. . . . . . . . . . . . . . . . . . . . . . . . . . . . . . . . . . . . . . . . . . . . .
hostility . . . . . . . . . . . . . . . . . . . . . . . . . . . . . . . . . . . . . . . . . . . insult
. . . . . . . . . . . . . . . . . . . . . . . . . . . . . . . . . . . . . . . . . . . .
lsat . . . . . . . . . . . . . . . . . . . . . . . . . . . . . . . . . . . . . . . . . . . . . . miners . . . . . . . . . . . . . . . . . . . . . . . . . . . . . . . . . . . . . . . . . . . . NPL.bands
. . . . . . . . . . . . . . . . . . . . . . . . . . . . . . . . . . . . . . . . .
poison . . . . . . . . . . . . . . . . . . . . . . . . . . . . . . . . . . . . . . . . . . . . prentice . . . . . . . . . . . . . . . . . . . . . . . . . . . . . . . . . . . . . . . . . . . R2 . . . . . . . . . . . . . . . . . . . . . . . . . . . . . . . . . . . . . . . . . . . . . . R2CV . . . . . . . . . . . . . . . . . . . . . . . . . . . . . . . . . . . . . . . . . . . . Rsq
. . . . . . . . . . . . . . . . . . . . . . . . . . . . . . . . . . . . . . . . . . . . .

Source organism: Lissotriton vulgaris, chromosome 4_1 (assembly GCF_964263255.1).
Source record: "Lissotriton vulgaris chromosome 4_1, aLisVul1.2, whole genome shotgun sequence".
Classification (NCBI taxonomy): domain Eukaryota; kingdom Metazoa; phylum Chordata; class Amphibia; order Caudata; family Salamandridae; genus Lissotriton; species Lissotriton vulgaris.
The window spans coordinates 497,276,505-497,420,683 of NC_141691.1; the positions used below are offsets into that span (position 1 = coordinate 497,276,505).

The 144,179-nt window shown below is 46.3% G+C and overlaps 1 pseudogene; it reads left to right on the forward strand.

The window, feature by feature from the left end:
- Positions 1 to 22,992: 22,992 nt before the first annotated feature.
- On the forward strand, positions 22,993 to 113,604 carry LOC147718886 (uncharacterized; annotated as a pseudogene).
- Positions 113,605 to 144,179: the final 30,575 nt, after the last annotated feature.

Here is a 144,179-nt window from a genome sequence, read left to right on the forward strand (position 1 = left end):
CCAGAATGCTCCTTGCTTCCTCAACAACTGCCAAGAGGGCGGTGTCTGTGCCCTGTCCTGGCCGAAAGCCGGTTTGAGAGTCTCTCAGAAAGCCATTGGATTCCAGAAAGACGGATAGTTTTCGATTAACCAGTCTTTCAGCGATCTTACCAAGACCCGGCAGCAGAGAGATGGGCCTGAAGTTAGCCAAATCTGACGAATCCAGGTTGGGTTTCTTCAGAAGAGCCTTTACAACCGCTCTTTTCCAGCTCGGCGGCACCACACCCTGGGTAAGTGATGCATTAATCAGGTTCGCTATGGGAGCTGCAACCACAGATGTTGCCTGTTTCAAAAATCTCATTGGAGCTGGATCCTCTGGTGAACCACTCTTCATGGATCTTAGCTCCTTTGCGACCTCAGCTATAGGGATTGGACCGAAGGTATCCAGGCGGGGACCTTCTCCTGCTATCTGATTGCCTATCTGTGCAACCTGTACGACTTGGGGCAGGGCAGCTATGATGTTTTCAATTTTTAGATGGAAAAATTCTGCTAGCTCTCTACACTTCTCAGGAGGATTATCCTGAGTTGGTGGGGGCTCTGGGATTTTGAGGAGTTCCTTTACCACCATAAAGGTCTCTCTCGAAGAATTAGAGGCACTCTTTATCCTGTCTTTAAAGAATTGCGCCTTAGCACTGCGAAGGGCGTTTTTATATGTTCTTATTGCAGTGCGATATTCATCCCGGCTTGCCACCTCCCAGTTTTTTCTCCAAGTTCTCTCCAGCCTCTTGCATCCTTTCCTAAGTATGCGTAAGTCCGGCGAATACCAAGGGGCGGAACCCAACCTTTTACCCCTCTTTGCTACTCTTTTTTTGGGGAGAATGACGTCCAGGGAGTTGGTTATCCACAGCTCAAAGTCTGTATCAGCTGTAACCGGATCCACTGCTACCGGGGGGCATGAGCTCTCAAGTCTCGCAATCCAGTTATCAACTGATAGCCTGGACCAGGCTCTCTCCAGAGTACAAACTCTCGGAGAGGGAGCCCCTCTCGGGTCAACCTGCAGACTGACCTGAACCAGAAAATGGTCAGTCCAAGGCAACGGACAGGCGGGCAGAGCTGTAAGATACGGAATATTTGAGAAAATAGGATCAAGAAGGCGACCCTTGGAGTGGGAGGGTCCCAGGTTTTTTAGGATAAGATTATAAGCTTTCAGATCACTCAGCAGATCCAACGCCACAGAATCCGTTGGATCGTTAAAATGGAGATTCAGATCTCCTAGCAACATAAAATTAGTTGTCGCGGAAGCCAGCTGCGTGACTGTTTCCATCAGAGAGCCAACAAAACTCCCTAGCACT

solv . . . . . . . . . . . . . . . . . . . . . . . . . . . . . . . . . . . . . . . . . . . . . stackloss . . . . . . . . . . . . . . . . . . . . . . . . . . . . . . . . . . . . . . . . . . . stan . . . . . . . . . . . . . . . . . . . . . . . . . . . . . . . . . . . . . . . . . . . . . statlab . . . . . . . . . . . . . . . . . . . . . . . . . . . . . . . . . . . . . . . . . . . . summary.treg . . . . . . . . . . . . . . . . . . . . . . . . . . . . . . . . . . . . . . . . toxaemia . . . . . . . . . . . . . . . . . . . . . . . . . . . . . . . . . . . . . . . . . . . toxoplas . . . . . . . . . . . . . . . . . . . . . . . . . . . . . . . . . . . . . . . . . . . trees . . . . . . . . . . . . . . . . . . . . . . . . . . . . . . . . . . . . . . . . . . . . . treg